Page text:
That tool doesn't seem to work anymore.
I have another tool that DOES work from here:
http://www.majorgeeks.com/files/details/universal_windows_downloader.html


  No.3737

>>3670
>It's possible that an Intel chip can use what I believe I've read is a radio system to communicate with the outside world, however.
False. Yes, Intel's Management Engine does exist and Intel does have their anti theft feature where laptops can be remotely disabled wirelessly. However, that feature depends on your laptop having a compatible WWAN adapter and can be disabled by simply removing the WWAN adapter.

  No.3738

>>3735
wow what a sketchy looking site. no https and tons of scripts trying to run

  No.3747

>>3738
Majorgeeks is an older than dirt web 1.0 website that strangely enough is still up and running. It's not surprising at all.

  No.3751

>>3648
w10 bypasses hosts file blocking, not smart to rely on the OS to block itself anyway.

  No.3758

File: 1485109421581.png (1.65 MB, 143x200, 57751795.gif)

>>3736
Oh wow, thank you. will report back in a few hours.

  No.3761

File: 1485114823320.png (411.77 KB, 200x112, Welcome_to_City_17.jpg)

>>3736

'XGY72' confirmed valid. Currently running a fresh installation within a virtual machine. Please accept this wallpaper as a humble gift of gratitude. Again, thank you.

  No.3762


  No.3766

>>3761
Thanks lainon, added it to my wallpaper folder. The good thing about WES7 is that it activates with that key without any extra steps.

  No.4120

File: 1486912001058.png (796.4 KB, 200x103, ClipboardImage.png)

>>3644
This is a pretty comprehensive guide:

http://www.cyberpunkforums.com/links/windows

  No.4121

>>4120
The thread actually has a legitimate forward as well.

###

An exceedingly common sentiment among the general public and even the supposedly more technically savvy cyberpunk community is that if one has nothing to hide that there is no reason to pursue privacy in their affairs. If the situation were reversed and instead we lived in a world where all of our data were protected by default, how many would deliberately compromise their security in an effort to show the world that they, in fact, had nothing to hide?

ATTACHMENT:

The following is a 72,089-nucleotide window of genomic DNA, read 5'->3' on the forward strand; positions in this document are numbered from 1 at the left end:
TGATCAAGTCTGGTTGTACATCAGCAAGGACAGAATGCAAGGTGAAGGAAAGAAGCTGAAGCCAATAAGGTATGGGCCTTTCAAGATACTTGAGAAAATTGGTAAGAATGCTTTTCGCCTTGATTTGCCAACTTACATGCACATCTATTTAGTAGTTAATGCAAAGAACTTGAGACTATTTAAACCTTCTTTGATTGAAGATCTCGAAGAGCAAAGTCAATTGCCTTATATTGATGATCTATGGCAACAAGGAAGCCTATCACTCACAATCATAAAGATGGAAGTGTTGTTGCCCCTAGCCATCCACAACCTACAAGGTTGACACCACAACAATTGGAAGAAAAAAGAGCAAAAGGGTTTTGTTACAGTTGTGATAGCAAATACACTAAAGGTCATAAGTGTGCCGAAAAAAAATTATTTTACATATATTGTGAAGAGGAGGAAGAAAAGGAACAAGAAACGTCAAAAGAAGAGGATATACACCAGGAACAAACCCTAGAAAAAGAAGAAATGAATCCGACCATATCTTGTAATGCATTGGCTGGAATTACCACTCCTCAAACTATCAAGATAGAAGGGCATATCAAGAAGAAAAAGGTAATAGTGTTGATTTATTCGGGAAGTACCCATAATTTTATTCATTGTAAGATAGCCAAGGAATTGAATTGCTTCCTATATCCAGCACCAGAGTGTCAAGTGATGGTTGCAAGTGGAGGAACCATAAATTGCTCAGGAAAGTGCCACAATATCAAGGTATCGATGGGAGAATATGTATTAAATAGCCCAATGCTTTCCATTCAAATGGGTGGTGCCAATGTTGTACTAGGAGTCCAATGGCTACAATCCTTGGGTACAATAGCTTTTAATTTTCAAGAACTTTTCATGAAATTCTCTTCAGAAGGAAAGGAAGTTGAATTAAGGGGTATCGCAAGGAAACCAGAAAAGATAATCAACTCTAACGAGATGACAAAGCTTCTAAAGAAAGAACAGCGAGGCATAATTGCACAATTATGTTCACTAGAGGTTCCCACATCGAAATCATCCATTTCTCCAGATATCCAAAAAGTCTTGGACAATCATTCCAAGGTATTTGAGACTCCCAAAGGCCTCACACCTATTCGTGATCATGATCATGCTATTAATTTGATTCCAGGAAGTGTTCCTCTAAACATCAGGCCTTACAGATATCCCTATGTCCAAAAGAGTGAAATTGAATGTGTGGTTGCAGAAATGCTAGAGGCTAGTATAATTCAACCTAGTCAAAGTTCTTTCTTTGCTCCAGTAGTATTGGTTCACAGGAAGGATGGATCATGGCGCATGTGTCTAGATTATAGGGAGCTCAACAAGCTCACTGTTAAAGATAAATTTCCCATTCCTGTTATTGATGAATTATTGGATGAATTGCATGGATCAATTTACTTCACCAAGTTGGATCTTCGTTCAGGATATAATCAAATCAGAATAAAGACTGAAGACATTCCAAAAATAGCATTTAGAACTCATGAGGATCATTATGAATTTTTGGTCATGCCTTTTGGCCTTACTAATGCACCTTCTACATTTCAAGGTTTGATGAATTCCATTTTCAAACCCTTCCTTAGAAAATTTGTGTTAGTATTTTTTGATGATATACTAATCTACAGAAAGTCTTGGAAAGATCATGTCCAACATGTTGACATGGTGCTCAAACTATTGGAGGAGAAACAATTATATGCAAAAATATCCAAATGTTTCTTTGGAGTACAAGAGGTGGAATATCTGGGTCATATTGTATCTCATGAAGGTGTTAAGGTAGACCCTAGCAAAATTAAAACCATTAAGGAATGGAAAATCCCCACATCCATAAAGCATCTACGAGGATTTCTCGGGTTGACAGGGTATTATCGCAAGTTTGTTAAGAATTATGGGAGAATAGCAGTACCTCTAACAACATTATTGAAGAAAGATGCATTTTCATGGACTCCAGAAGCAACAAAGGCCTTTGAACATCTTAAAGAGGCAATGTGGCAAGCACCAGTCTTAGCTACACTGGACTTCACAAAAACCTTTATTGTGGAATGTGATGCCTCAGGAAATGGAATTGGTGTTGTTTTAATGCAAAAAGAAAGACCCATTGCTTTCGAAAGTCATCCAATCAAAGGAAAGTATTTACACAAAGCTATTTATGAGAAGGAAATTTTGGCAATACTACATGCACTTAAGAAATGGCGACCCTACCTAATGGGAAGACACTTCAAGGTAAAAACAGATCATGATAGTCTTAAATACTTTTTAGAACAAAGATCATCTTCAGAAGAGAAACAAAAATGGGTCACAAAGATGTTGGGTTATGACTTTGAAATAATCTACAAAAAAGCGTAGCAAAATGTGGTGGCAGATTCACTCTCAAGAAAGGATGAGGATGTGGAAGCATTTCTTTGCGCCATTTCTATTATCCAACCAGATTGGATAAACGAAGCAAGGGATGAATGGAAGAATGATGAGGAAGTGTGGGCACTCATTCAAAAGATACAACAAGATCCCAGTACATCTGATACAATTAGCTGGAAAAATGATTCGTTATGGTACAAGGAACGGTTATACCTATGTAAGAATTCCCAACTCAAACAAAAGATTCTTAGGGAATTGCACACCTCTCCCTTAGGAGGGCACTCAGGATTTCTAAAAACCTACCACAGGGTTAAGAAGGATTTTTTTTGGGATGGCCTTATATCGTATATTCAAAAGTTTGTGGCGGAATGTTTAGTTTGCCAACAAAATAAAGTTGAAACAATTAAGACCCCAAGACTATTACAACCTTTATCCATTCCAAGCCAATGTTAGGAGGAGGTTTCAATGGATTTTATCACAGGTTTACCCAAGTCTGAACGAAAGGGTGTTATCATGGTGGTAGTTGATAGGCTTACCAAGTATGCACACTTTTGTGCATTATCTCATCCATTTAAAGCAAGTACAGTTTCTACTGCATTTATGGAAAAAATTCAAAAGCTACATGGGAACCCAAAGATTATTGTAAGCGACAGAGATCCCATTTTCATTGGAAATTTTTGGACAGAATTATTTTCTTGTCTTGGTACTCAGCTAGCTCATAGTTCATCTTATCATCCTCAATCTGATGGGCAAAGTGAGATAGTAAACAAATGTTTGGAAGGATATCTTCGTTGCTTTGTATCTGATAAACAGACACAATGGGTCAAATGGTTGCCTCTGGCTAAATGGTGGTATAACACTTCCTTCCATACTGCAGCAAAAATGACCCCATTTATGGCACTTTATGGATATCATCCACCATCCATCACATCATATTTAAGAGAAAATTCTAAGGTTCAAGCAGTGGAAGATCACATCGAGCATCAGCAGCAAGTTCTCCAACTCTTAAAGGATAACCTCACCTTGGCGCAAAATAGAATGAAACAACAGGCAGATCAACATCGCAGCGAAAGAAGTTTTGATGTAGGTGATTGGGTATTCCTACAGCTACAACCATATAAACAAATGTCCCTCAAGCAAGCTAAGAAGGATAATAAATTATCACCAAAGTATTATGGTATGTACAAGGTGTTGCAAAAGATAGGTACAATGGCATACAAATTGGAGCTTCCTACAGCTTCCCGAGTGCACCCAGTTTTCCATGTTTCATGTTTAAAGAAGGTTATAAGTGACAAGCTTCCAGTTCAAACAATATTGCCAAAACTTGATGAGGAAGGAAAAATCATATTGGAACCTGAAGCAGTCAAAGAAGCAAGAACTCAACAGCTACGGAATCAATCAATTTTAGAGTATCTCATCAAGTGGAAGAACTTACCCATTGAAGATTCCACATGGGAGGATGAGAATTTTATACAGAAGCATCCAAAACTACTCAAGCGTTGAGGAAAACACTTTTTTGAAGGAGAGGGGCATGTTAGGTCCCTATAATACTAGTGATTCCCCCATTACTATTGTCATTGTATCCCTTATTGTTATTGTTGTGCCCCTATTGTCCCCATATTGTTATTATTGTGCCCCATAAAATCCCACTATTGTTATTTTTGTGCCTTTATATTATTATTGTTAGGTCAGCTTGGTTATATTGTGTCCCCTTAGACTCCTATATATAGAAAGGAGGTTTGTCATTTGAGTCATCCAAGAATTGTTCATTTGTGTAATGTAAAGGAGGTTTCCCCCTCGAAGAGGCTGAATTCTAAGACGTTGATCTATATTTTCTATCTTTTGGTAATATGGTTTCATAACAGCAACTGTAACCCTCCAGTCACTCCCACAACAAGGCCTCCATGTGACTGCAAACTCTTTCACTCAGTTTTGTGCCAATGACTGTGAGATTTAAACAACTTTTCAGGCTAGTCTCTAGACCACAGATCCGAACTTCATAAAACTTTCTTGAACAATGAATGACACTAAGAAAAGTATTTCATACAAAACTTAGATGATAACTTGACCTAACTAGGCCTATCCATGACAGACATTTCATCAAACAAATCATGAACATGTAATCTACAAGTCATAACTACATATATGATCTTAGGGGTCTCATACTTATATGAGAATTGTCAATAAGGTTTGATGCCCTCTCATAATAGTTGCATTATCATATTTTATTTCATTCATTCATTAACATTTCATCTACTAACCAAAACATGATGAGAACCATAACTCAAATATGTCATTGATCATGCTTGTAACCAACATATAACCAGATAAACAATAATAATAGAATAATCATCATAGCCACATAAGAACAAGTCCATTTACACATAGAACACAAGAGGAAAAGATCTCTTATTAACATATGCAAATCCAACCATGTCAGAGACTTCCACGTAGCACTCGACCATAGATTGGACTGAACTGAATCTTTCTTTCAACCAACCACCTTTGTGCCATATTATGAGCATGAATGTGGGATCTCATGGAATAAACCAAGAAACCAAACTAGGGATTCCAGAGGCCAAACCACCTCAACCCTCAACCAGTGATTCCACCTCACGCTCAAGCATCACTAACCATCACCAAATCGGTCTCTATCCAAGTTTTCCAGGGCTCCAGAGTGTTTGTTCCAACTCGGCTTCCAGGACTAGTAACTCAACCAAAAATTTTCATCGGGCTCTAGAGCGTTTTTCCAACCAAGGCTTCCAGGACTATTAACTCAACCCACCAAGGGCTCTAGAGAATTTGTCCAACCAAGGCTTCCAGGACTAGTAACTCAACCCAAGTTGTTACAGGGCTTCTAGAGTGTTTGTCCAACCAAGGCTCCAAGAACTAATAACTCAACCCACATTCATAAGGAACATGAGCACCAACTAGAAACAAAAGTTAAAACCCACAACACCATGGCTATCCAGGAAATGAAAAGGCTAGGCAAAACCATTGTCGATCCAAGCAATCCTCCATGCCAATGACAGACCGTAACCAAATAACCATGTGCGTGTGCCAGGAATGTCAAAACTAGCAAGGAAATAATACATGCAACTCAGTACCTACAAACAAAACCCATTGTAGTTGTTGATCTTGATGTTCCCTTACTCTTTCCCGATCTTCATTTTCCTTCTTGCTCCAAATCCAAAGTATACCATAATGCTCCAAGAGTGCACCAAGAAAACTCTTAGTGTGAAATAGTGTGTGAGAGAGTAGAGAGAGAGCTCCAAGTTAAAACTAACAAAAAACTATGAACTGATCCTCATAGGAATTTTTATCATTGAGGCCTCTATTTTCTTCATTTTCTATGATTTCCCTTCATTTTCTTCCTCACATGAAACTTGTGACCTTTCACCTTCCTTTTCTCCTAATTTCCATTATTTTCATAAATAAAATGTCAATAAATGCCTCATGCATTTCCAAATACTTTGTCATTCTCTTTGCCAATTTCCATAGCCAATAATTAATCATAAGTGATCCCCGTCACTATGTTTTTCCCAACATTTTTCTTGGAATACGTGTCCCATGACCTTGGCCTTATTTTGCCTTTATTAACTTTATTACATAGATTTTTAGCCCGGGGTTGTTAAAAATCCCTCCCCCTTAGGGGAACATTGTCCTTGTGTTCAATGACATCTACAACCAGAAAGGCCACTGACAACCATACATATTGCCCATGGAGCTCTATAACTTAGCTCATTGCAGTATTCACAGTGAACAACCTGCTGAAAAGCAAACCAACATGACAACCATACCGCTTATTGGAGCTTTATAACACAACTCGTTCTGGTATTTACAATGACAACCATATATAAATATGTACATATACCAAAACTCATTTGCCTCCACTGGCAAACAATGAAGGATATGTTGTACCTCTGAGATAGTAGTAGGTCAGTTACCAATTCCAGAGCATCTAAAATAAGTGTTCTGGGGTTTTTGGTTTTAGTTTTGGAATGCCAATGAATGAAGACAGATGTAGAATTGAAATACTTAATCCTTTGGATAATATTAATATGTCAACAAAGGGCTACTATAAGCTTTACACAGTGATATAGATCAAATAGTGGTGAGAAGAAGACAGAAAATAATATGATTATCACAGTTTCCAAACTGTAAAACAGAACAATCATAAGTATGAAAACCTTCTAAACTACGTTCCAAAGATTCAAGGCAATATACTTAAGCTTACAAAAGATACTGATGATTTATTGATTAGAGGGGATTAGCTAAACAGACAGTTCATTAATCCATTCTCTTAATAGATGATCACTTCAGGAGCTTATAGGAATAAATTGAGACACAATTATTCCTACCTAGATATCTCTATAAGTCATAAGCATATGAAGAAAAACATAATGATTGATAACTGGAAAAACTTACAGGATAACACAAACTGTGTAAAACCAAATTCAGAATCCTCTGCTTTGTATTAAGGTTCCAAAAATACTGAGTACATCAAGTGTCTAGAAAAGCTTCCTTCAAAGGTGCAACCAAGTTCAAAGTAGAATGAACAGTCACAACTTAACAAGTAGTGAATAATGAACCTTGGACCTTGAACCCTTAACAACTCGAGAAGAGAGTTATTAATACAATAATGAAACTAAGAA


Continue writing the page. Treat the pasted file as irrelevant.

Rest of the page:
If your answer is negative, then you should make some minimal effort to ensure the security and privacy of your operating system. Following these instructions will perhaps add an additional 30 minutes to the duration of the installation and configuration, but will net a very lean and responsive operating system in return.

The optimization part of this guide is perhaps less important. While it is true that it is no longer necessary given that the power of CPUs and GPUs have radically outpaced the resource requirements of features aimed at aesthetics and convenience, there may still be other reasons to optimize the system beyond performance gains. Perhaps you want to reduce boot times, CPU/GPU usage, or power consumption.

Whatever the reason, if one is interested in optimizing the operating system, the time to do so is while first installing and configuring it. Therefore, the steps to optimize the system are mixed in with those changes made purely for security or privacy reasons to streamline the process and make it as fast as possible.

If you already have Windows 10 installed, you can still make the following changes to optimize your system and prevent further data collection activity.

This guide is of course specifically written for those using the Windows 10 operating system, but we invite others to share their practices of optimizing and securing *nix systems as well.

  No.4122

File: 1486912213565.png (2.74 KB, 150x42, ClipboardImage.png)

>>4121
You can always follow the guide and run Wireshark to test if it really does prevent leaking to Microsoft and whatnot.

https://1.na.dl.wireshark.org/win64/Wireshark-win64-2.2.4.exe

  No.4125

File: 1486917082277.png (1.83 MB, 200x110, e0b2986657b8394aed9302aea87d6b17263d00c34039ed29b337ac5ecc44344c.gif)


  No.4132

File: 1486934142024.png (6.7 MB, 200x112, w10.webm)

>>4125
here's the full webm with captions

  No.4133

>>4132
sorry here is *A* webm, mistaken for the one with the gif.

  No.4135

>>4122
I'm not an expert, but I did follow the guide and Wireshark shows some TCP traffic with at least four IPs without doing anything

  No.4136

>>4132
This seems like an easy thing to fake. Have people been able to reproduce it?

  No.4161

File: 1487144770179.png (18.33 KB, 200x194, snippy trippy.jpg)

>>4132
>RSA_Decryptor.exe
>"With special program that can decrypt RSA keys"
>"decrypt RSA keys"

I cringed a little.

Smells like smoke screens and soykaf. Decrypting RSA-encrypted traffic without the keys isn't exactly feasible on commodity hardware. The claim that anyone listening in on your traffic can decrypt those supposed screenshots is completely asinine.

If the encryption keys used to encrypt the traffic are still in memory, it is completely within the realm of possibility to read them out and decrypt the traffic that way. Provided the client verifies the servers identity in some way, this approach would only work on the client and server machines.